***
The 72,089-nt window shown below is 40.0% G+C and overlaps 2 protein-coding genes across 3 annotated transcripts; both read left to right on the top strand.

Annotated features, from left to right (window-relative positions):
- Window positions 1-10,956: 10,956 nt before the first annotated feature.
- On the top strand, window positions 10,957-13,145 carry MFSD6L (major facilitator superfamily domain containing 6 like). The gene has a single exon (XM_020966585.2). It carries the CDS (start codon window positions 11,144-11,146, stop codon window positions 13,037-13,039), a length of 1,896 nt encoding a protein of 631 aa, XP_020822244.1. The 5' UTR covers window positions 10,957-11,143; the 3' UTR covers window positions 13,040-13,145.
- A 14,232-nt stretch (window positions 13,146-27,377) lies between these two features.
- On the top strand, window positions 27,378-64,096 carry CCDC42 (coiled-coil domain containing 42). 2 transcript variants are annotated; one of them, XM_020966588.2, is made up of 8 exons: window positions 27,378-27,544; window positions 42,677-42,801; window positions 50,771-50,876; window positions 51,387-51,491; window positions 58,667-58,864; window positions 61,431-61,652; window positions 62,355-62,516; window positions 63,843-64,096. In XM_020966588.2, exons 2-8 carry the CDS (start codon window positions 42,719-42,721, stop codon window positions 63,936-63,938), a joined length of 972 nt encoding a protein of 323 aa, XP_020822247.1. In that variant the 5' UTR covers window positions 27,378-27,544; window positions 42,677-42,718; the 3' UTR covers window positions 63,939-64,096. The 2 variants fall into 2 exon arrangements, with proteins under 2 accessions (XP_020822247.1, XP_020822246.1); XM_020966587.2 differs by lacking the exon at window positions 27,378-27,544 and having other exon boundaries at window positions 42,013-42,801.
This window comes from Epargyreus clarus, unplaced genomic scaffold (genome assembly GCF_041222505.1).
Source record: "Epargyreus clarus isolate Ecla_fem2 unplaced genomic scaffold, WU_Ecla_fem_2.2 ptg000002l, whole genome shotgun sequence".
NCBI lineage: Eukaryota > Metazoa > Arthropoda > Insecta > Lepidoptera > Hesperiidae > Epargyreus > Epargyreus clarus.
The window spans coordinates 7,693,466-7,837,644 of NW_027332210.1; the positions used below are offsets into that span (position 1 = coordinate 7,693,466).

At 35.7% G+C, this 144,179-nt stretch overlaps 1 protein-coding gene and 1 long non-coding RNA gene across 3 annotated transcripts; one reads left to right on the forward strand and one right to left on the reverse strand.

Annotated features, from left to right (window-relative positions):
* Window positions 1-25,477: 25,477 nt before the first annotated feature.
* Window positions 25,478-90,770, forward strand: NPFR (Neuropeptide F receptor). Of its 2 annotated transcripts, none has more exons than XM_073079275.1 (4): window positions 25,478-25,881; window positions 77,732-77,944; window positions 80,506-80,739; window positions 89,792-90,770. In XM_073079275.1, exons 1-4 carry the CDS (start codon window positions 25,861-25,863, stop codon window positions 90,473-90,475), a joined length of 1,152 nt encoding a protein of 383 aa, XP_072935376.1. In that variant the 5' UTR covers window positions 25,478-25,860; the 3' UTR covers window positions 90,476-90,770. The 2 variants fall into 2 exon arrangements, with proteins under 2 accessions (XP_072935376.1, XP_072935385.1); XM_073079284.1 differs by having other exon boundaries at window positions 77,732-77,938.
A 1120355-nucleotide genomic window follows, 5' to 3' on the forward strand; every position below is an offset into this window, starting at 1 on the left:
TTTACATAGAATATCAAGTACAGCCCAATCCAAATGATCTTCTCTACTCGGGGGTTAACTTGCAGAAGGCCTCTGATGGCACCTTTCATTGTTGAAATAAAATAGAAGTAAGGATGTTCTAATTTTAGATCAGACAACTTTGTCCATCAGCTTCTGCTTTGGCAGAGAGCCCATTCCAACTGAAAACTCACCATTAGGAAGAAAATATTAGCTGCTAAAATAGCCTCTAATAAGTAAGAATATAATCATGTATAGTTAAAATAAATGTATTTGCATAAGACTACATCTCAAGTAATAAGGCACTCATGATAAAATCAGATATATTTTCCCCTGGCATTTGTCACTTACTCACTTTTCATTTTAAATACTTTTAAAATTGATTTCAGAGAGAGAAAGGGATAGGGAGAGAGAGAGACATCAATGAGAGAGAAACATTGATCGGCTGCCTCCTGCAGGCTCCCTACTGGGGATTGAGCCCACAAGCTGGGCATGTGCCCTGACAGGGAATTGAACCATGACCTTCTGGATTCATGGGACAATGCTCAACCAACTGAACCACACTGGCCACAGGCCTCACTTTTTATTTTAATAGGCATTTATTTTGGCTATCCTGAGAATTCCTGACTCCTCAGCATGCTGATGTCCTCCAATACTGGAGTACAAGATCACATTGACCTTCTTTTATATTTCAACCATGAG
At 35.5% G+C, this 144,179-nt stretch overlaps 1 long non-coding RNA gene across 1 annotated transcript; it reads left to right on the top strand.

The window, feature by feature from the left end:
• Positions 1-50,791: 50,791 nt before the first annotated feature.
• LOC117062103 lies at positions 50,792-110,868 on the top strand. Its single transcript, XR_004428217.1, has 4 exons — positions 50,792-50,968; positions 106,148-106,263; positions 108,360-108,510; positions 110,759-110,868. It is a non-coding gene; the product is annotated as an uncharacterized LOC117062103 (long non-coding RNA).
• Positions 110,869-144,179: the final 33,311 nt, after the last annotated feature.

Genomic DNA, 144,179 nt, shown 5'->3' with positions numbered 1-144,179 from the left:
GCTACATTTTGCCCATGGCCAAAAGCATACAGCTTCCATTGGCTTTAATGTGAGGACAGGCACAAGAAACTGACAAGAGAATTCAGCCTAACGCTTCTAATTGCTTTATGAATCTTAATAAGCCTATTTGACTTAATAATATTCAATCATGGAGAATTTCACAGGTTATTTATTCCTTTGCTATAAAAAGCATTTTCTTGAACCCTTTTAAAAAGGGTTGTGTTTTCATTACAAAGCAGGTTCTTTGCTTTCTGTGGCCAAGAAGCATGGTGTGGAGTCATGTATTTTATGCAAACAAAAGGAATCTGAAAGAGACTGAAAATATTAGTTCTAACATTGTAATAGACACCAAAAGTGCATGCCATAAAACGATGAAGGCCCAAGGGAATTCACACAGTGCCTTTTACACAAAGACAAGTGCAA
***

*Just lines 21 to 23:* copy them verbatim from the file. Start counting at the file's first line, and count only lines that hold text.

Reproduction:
• Positions 110,869-144,179: the final 33,311 nt, after the last annotated feature.

Genomic DNA, 144,179 nt, shown 5'->3' with positions numbered 1-144,179 from the left:
GCTACATTTTGCCCATGGCCAAAAGCATACAGCTTCCATTGGCTTTAATGTGAGGACAGGCACAAGAAACTGACAAGAGAATTCAGCCTAACGCTTCTAATTGCTTTATGAATCTTAATAAGCCTATTTGACTTAATAATATTCAATCATGGAGAATTTCACAGGTTATTTATTCCTTTGCTATAAAAAGCATTTTCTTGAACCCTTTTAAAAAGGGTTGTGTTTTCATTACAAAGCAGGTTCTTTGCTTTCTGTGGCCAAGAAGCATGGTGTGGAGTCATGTATTTTATGCAAACAAAAGGAATCTGAAAGAGACTGAAAATATTAGTTCTAACATTGTAATAGACACCAAAAGTGCATGCCATAAAACGATGAAGGCCCAAGGGAATTCACACAGTGCCTTTTACACAAAGACAAGTGCAA